Milsim takes the airsoft hobby a little more seriously, designed to emulate how the men and women from both the military and law enforcement agencies operate in a hostile environment.

When it comes to the attitudes of the players themselves, they will also determine the gameplay experience.

Are you the type that likes to run and gun players with the mindset to score as many kills as possible? Or are you the methodical type that is resourceful based on the limited amount of equipment you have?

The composition of the players within airsoft will have varying degrees of experience. When it comes to public games in airsoft, new players will have little grasp of certain expectations that are laid upon them before the gameplay starts.

They have no concept of tactics, communication, and teamwork that is typically required in Milsim to succeed unless the players have trained with each other on a regular basis.

Experienced airsoft players will have developed those skills over time through consistent play. New players can work with veterans of the game to develop the proficiencies necessary to be a competent shooter and survive with their teammates.

Milsim: Taking a Deep Dive

Milsim generally has experienced players, of which the games are meant to replicate the operational mindset of the US Army’s Military Operations in Urban Terrain (MOUT) manual, and teaches the fundamentals and skills necessary to work within an urban environment.

They often have experience in communication, teamwork, leadership, coupled with skills and techniques necessary to succeed in any Milsim game.

When it comes to Milsim also has a greater level of organization that’s required which airsoft games in general lack.

Just like the military, the teams that comprise larger teams would be squads of 11 personnel total, each individual operative fully equipped with their own personal kit and comprises the totality of firepower the squad is capable of.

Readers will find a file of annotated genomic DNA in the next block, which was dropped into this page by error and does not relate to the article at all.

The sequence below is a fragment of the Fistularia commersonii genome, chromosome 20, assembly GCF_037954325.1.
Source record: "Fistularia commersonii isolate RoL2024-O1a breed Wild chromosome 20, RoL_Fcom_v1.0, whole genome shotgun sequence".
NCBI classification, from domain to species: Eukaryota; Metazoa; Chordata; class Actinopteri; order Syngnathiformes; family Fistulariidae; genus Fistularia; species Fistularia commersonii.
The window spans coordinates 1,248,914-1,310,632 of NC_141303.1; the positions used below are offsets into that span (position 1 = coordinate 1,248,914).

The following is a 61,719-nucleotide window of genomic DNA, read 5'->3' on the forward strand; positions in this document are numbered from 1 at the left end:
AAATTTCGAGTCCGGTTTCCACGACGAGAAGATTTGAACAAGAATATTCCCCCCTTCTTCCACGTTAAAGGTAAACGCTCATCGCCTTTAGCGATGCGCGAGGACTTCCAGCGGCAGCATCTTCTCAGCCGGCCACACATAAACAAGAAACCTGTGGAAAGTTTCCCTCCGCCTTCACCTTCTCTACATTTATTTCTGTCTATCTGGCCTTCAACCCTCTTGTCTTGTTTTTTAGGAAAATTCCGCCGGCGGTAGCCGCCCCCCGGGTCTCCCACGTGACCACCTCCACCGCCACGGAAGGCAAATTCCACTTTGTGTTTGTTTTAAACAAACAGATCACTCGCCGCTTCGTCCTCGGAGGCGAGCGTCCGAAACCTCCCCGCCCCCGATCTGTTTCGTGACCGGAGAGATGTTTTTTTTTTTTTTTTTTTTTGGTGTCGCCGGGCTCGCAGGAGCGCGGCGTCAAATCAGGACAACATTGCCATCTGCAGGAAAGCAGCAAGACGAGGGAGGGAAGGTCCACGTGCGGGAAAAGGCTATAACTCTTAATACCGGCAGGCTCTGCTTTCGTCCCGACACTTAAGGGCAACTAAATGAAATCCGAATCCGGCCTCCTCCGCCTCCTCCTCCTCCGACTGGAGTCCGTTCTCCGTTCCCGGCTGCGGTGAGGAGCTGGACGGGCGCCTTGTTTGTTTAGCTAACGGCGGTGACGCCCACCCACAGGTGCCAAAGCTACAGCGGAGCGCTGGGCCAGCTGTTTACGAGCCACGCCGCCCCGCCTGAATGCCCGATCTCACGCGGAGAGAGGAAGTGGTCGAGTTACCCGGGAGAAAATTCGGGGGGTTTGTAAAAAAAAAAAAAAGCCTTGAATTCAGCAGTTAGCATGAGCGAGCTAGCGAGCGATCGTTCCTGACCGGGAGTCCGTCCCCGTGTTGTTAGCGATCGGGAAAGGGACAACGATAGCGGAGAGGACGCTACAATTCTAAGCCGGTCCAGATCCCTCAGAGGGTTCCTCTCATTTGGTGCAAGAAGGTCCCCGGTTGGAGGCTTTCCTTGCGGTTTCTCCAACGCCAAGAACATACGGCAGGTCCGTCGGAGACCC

They are the tip of the spear of any operation and are ultimately responsible for its failure or success.

In Milsim games, there is also a certain expectation in terms of honor. No, I am not talking about the rules of airsoft in general, I am talking about the tendency for airsoft players to disrespect the operators they are trying to imitate.

Active duty military and law enforcement units will oftentimes call out these charlatans for inaccurately representing them out in the field.

For the people who actually serve in these agencies, it’s a matter of pride within the service. Their mentality is that the people who are posing/cosplaying as they haven’t earned the right to wear some of the devices that are donned on their uniforms.

The Havok Journal published an article last year as to why some veterans hate airsoft that you can read here.

The U.S. Marine Corps also offers its own iteration of the MOUT training manual which can be accessed here.

It’s dry reading but if you’re looking to try out Milsim, it provides the knowledge and fundamentals necessary to mentally prepare you for the challenges the games themselves will pose.

Speedsoft: Paintball in Airsoft Form

Possibly one of the ultimate expressions of airsoft as a sport, speedsoft (aka speedQB) is another variation of the airsoft hobby in which players run around with only the bare essentials, usually consisting of primary and secondary firearms along with usually one to two spare magazines for each.

Their personal clothes are usually minimalist as well, whereas instead of donning military-style fatigues, they have a stylized T-shirt a long sleeve undershirt, sneakers, gloves and a dyed mask that protects the entire face.

Speedsofters are possibly the most casual of players in terms of attitude but play aggressively. It is not meant to be completely realistic and plays airsoft in some of the most absurd ways imaginable.